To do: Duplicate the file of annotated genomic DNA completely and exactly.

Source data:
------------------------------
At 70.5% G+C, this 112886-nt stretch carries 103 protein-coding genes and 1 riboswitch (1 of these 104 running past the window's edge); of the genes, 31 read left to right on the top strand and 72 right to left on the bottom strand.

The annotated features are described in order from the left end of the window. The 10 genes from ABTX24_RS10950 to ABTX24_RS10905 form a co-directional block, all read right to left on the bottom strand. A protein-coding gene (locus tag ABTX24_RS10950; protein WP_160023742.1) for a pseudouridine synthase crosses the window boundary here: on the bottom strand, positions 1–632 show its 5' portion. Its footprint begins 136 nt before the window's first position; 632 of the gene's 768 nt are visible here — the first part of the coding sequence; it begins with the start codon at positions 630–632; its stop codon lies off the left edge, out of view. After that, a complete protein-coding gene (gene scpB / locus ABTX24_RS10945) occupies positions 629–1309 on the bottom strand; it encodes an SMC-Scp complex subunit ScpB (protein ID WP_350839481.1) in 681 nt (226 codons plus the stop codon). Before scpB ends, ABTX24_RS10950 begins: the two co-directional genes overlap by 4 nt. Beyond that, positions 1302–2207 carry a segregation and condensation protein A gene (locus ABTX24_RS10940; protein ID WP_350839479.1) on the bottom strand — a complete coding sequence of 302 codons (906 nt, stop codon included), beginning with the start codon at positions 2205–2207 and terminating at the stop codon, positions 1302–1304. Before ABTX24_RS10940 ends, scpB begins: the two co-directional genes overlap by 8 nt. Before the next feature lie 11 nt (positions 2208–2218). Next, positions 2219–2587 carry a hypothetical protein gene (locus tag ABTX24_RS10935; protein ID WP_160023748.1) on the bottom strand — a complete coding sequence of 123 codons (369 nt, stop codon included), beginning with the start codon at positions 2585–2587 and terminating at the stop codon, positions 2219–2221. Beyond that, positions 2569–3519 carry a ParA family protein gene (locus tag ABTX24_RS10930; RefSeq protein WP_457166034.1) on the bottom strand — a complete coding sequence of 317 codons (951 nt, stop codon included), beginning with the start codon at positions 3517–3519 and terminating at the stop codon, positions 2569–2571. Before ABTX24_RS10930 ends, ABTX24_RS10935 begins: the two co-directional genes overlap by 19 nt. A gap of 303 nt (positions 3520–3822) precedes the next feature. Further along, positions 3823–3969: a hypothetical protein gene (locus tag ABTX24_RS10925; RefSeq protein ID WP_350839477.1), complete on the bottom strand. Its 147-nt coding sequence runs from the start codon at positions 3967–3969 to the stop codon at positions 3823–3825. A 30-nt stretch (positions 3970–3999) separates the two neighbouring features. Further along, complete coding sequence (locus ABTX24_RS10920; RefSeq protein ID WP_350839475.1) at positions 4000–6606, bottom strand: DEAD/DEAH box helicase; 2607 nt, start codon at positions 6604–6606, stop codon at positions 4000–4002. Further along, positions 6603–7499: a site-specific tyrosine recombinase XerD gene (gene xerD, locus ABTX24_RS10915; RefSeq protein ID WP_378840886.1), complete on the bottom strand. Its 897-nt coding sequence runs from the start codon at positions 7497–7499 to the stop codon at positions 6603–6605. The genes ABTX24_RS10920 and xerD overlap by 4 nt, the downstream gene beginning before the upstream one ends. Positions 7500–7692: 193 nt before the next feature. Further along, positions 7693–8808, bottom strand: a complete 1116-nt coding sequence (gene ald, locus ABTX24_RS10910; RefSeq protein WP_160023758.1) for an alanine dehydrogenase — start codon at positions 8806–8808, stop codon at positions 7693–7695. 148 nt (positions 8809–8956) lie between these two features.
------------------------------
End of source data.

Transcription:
At 70.5% G+C, this 112886-nt stretch carries 103 protein-coding genes and 1 riboswitch (1 of these 104 running past the window's edge); of the genes, 31 read left to right on the top strand and 72 right to left on the bottom strand.

The annotated features are described in order from the left end of the window. The 10 genes from ABTX24_RS10950 to ABTX24_RS10905 form a co-directional block, all read right to left on the bottom strand. A protein-coding gene (locus tag ABTX24_RS10950; protein WP_160023742.1) for a pseudouridine synthase crosses the window boundary here: on the bottom strand, positions 1–632 show its 5' portion. Its footprint begins 136 nt before the window's first position; 632 of the gene's 768 nt are visible here — the first part of the coding sequence; it begins with the start codon at positions 630–632; its stop codon lies off the left edge, out of view. After that, a complete protein-coding gene (gene scpB / locus ABTX24_RS10945) occupies positions 629–1309 on the bottom strand; it encodes an SMC-Scp complex subunit ScpB (protein ID WP_350839481.1) in 681 nt (226 codons plus the stop codon). Before scpB ends, ABTX24_RS10950 begins: the two co-directional genes overlap by 4 nt. Beyond that, positions 1302–2207 carry a segregation and condensation protein A gene (locus ABTX24_RS10940; protein ID WP_350839479.1) on the bottom strand — a complete coding sequence of 302 codons (906 nt, stop codon included), beginning with the start codon at positions 2205–2207 and terminating at the stop codon, positions 1302–1304. Before ABTX24_RS10940 ends, scpB begins: the two co-directional genes overlap by 8 nt. Before the next feature lie 11 nt (positions 2208–2218). Next, positions 2219–2587 carry a hypothetical protein gene (locus tag ABTX24_RS10935; protein ID WP_160023748.1) on the bottom strand — a complete coding sequence of 123 codons (369 nt, stop codon included), beginning with the start codon at positions 2585–2587 and terminating at the stop codon, positions 2219–2221. Beyond that, positions 2569–3519 carry a ParA family protein gene (locus tag ABTX24_RS10930; RefSeq protein WP_457166034.1) on the bottom strand — a complete coding sequence of 317 codons (951 nt, stop codon included), beginning with the start codon at positions 3517–3519 and terminating at the stop codon, positions 2569–2571. Before ABTX24_RS10930 ends, ABTX24_RS10935 begins: the two co-directional genes overlap by 19 nt. A gap of 303 nt (positions 3520–3822) precedes the next feature. Further along, positions 3823–3969: a hypothetical protein gene (locus tag ABTX24_RS10925; RefSeq protein ID WP_350839477.1), complete on the bottom strand. Its 147-nt coding sequence runs from the start codon at positions 3967–3969 to the stop codon at positions 3823–3825. A 30-nt stretch (positions 3970–3999) separates the two neighbouring features. Further along, complete coding sequence (locus ABTX24_RS10920; RefSeq protein ID WP_350839475.1) at positions 4000–6606, bottom strand: DEAD/DEAH box helicase; 2607 nt, start codon at positions 6604–6606, stop codon at positions 4000–4002. Further along, positions 6603–7499: a site-specific tyrosine recombinase XerD gene (gene xerD, locus ABTX24_RS10915; RefSeq protein ID WP_378840886.1), complete on the bottom strand. Its 897-nt coding sequence runs from the start codon at positions 7497–7499 to the stop codon at positions 6603–6605. The genes ABTX24_RS10920 and xerD overlap by 4 nt, the downstream gene beginning before the upstream one ends. Positions 7500–7692: 193 nt before the next feature. Further along, positions 7693–8808, bottom strand: a complete 1116-nt coding sequence (gene ald, locus ABTX24_RS10910; RefSeq protein WP_160023758.1) for an alanine dehydrogenase — start codon at positions 8806–8808, stop codon at positions 7693–7695. 148 nt (positions 8809–8956) lie between these two features.